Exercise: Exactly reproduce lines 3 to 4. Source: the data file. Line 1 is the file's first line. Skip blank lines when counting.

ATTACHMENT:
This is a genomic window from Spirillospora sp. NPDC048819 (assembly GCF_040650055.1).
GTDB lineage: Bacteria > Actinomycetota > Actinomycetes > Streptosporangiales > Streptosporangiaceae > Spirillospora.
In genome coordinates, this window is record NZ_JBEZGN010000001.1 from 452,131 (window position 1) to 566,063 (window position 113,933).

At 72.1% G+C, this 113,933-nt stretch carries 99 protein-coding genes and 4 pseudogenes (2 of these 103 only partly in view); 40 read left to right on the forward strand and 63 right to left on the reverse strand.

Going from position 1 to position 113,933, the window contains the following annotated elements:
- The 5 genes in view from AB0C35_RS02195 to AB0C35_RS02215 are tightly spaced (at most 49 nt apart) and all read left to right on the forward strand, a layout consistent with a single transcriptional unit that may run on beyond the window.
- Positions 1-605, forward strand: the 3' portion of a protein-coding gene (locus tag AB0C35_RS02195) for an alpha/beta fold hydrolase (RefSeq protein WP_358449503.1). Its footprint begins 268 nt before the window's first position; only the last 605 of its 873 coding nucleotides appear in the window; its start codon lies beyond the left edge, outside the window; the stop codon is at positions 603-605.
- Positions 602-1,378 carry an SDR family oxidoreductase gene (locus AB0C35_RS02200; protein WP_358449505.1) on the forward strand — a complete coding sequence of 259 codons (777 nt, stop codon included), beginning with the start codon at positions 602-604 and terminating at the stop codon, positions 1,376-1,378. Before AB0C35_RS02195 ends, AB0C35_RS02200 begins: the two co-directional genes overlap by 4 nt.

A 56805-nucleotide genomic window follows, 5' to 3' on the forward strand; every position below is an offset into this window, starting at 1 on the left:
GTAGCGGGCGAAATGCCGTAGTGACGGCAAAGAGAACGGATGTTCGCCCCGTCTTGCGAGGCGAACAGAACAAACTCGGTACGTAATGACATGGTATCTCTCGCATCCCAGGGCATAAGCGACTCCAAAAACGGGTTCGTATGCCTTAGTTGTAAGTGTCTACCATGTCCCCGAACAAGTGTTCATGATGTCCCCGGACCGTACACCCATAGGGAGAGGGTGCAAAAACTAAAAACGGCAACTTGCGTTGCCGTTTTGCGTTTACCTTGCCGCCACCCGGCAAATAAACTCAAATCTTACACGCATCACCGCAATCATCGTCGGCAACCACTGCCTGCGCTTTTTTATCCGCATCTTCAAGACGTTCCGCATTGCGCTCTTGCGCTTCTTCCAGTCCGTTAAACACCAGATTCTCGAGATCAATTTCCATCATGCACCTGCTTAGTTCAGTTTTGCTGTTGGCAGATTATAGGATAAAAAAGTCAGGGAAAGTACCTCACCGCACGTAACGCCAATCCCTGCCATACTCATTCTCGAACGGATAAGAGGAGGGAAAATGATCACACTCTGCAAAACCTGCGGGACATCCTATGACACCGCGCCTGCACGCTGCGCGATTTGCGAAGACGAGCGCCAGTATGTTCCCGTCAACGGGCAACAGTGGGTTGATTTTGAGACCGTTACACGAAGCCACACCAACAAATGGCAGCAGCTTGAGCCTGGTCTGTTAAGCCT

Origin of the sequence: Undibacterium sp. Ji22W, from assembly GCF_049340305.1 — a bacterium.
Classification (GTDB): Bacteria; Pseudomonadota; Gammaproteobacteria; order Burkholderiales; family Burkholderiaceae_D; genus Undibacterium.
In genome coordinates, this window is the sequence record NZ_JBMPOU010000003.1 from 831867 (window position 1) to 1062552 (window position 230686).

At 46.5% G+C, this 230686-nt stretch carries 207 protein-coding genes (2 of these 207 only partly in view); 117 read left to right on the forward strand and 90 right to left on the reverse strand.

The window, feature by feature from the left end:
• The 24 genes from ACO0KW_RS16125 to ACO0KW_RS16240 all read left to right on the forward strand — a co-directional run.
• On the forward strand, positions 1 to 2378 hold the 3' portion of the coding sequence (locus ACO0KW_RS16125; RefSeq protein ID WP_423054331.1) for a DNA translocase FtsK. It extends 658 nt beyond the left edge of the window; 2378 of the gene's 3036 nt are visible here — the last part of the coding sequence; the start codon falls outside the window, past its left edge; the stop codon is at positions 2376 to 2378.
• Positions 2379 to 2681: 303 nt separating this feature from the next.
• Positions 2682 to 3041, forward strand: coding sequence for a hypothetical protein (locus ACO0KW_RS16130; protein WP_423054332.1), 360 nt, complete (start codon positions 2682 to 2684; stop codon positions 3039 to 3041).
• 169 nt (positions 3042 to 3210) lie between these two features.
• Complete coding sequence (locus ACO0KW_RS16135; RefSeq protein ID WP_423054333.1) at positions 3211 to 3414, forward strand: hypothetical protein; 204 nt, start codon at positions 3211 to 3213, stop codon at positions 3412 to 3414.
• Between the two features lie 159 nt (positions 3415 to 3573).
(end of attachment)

In genome coordinates, this window is record NZ_JBEZGN010000001.1 from 452,131 (window position 1) to 566,063 (window position 113,933).

At 72.1% G+C, this 113,933-nt stretch carries 99 protein-coding genes and 4 pseudogenes (2 of these 103 only partly in view); 40 read left to right on the forward strand and 63 right to left on the reverse strand.